Though the first experiments in photography occurred in the 1820s, the birth of photography is usually dated to 1839. That year, the daguerreotype photographic process was introduced by Louis Daguerre, which led to the opening of studios across Europe shortly thereafter.

Queen Victoria had just begun her reign in 1837, and as it turns out, her husband, Prince Albert, visited a studio in Brighton, England, in 1842. His sessions produced the earliest known (and surviving) photographs of a British royal family member.

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Prince Albert: The first royal photographs in 1842

The Royal Collection Trust notes that the above daguerreotype was taken during Prince Albert's second visit to photographer William Constable's studio in March 1842. Born in 1819, the Prince would have been 22-years-old at the time.

"Whilst significantly faded, the daguerreotype portrait presents an unmistakable likeness of the Prince and is the first known photograph to have survived of a member of the British royal family," the RCT states.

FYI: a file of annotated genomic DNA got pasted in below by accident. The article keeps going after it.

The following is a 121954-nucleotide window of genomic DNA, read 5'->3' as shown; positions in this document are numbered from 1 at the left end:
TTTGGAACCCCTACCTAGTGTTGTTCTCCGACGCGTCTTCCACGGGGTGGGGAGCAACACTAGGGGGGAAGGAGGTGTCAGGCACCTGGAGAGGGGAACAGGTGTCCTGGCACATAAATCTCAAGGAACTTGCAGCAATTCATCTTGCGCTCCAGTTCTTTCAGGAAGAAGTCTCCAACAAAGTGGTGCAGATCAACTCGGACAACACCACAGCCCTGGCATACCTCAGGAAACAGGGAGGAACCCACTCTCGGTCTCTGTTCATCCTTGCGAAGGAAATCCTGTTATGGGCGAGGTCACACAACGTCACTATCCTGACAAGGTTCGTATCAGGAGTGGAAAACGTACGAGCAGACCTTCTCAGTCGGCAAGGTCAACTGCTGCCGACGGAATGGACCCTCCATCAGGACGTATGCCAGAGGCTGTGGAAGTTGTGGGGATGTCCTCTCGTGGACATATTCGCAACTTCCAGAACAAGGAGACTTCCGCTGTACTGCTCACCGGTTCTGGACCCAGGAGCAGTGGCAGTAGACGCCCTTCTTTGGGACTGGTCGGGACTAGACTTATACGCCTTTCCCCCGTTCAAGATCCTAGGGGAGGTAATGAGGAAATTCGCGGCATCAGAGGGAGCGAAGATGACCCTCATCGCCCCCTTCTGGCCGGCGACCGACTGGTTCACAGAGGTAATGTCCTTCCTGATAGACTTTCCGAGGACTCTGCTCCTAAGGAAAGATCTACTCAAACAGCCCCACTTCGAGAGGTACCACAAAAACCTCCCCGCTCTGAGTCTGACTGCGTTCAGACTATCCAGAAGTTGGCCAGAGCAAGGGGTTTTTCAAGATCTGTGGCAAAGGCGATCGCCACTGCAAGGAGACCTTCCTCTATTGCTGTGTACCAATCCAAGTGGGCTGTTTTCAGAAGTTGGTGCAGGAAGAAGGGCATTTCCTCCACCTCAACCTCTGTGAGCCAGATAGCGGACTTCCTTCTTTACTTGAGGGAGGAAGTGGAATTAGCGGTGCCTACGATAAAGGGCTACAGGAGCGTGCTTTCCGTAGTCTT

Several others from 1842 were also produced of Albert, Prince Consort.

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Queen Victoria's first photograph

Daguerreotypes were created on a silvered surface and typically kept under glass in a frame. Subjects were required to pose for as briefly as a few seconds, but also, in some cases, upwards of 10 minutes because the exposure time was slow (by today's standards).

The RCT adds that, on March 6, 1842, Queen Victoria wrote approvingly of her husband's portraits in her journal: "Saw the photographs which are quite good," she noted.

The earliest known photograph of the Queen, meanwhile, is estimated to have been taken in 1844 or 1845. In it, she poses with her daughter, Victoria, Princess Royal.